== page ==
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Publication numberUS5141174 A
Publication typeGrant
Application numberUS 07/779,424
Publication dateAug 25, 1992
Filing dateOct 18, 1991
Priority dateOct 18, 1991
Fee statusLapsed
Publication number07779424, 779424, US 5141174 A, US 5141174A, US-A-5141174, US5141174 A, US5141174A
InventorsRobert J. Sellers
Original AssigneeCommissioner Of Patents & Trademarks
Export CitationBiBTeX, EndNote, RefMan
External Links: USPTO, USPTO Assignment, Espacenet
Apparatus and method for measuring missile seeker angle of attack
US 5141174 A
Abstract
A plurality of magnetic sensors mounted to a missile frame measure magnetic fields from magnets mounted to the movable portion of a seeker mounted in the missile frame. As the angle of attack changes, the field strength measured by each magnetic sensor changes. The magnetic sensors thus produce signals that may be calibrated and processed to determine the angle of attack.
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Claims(5)
What is claimed is:
1. A system for producing signals to be processed to determine angular displacement between a first body and a second body that is rotatable relative to the first body, comprising:
a plurality of magnetic sensors affixed to the first body, each of the magnetic sensors being configured to produce signals indicative of the magnitude of magnetic fields applied thereto; and
a plurality of magnets affixed to the second body such that each magnet produces a magnetic field that is detected by a corresponding one of the magnetic sensors, the plurality of magnets and the plurality of magnetic sensors being arranged such that rotation of the second body relative to the first body changes the magnitude of the magnetic field applied to each magnetic sensor.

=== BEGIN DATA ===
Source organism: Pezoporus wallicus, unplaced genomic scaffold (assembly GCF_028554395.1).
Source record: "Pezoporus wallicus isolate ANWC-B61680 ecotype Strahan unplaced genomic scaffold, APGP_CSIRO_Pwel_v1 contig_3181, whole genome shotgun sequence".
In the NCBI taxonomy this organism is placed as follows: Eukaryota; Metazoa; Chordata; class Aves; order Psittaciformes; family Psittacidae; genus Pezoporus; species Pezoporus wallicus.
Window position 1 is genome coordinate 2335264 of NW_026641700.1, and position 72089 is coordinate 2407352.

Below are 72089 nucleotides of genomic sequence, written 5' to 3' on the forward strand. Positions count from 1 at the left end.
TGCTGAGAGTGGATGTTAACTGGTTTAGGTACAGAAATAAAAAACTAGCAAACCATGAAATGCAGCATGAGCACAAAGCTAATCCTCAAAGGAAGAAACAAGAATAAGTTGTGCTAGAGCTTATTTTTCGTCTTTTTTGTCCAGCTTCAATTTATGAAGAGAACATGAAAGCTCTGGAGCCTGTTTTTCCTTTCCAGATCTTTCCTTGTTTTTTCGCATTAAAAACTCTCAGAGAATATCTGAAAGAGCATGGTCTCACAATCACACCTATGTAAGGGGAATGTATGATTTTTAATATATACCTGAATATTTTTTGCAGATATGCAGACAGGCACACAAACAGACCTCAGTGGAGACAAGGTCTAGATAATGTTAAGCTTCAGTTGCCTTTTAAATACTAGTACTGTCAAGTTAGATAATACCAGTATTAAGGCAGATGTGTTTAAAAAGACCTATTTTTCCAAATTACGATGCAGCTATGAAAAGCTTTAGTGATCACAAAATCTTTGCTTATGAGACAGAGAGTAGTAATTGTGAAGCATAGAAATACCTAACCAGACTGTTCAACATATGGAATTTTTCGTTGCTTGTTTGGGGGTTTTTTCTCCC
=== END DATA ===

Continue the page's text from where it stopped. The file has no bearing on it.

2. The system of claim 1 including four magnets affixed to the second body and spaced about 90 apart around a circle and four corresponding magnetic sensors mounted to the first body to receive magnetic fields from the magnets to measure rotational movement between the first and second bodies in a plane.
3. A method for producing signals to be processed to determine angular displacement between a first body and a second body that is rotatable relative to the first body, comprising the steps of:
affixing a plurality of magnetic sensors to the first body, each of the magnetic sensors being configured to produce signals indicative of the magnitude of magnetic fields applied thereto;
affixing a plurality of magnets to the second body such that each magnet produces a magnetic field that is detected by a corresponding one of the magnetic sensors; and
arranging the plurality of magnets and the plurality of magnetic sensors such that rotation of the second body relative to the first body changes the magnitude of the magnetic field applied to each magnetic sensor.
4. The method of claim 3 including the steps of:
mounting four magnets to the second body and spaced about 90 apart around a circle; and
mounting four corresponding magnetic sensors to the first body to receive magnetic fields from the magnets to measure rotational movement between the first and second bodies in a plane.
5. The method of claim 3 including the steps of:
rotating the second body relative to the first body through predetermined angles; and
measuring the signals output from the magnetic sensors to relate signals to the predetermined angles.
Description
BACKGROUND OF THE INVENTION

1. Field of the Invention

This invention relates generally to apparatus and methods for measuring angular displacement. More particularly, this invention relates to measuring the angle of attack of a missile seeker without mechanically attaching external devices to the portion of the seeker head that is movable with respect to the missile frame.

2. Description of the Prior Art